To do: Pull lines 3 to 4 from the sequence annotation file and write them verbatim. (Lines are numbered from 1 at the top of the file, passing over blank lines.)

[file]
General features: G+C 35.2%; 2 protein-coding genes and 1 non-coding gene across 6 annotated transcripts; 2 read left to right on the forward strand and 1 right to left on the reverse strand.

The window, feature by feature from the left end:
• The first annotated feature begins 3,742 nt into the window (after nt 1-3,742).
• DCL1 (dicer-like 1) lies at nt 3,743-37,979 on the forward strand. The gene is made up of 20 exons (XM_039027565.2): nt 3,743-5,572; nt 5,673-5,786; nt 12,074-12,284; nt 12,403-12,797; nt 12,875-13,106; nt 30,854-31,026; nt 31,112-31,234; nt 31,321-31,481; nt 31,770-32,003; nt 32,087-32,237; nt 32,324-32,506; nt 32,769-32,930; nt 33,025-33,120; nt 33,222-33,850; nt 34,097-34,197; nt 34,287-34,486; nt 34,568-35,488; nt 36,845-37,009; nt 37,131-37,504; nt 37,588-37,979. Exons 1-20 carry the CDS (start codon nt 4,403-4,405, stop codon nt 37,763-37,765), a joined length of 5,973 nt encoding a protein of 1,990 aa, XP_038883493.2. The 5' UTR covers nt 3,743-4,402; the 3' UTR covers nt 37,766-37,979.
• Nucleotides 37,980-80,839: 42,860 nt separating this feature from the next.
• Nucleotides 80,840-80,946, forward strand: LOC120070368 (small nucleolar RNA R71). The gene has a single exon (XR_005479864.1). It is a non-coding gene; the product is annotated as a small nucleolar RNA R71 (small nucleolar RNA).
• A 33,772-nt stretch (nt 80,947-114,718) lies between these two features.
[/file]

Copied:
• The first annotated feature begins 3,742 nt into the window (after nt 1-3,742).
• DCL1 (dicer-like 1) lies at nt 3,743-37,979 on the forward strand. The gene is made up of 20 exons (XM_039027565.2): nt 3,743-5,572; nt 5,673-5,786; nt 12,074-12,284; nt 12,403-12,797; nt 12,875-13,106; nt 30,854-31,026; nt 31,112-31,234; nt 31,321-31,481; nt 31,770-32,003; nt 32,087-32,237; nt 32,324-32,506; nt 32,769-32,930; nt 33,025-33,120; nt 33,222-33,850; nt 34,097-34,197; nt 34,287-34,486; nt 34,568-35,488; nt 36,845-37,009; nt 37,131-37,504; nt 37,588-37,979. Exons 1-20 carry the CDS (start codon nt 4,403-4,405, stop codon nt 37,763-37,765), a joined length of 5,973 nt encoding a protein of 1,990 aa, XP_038883493.2. The 5' UTR covers nt 3,743-4,402; the 3' UTR covers nt 37,766-37,979.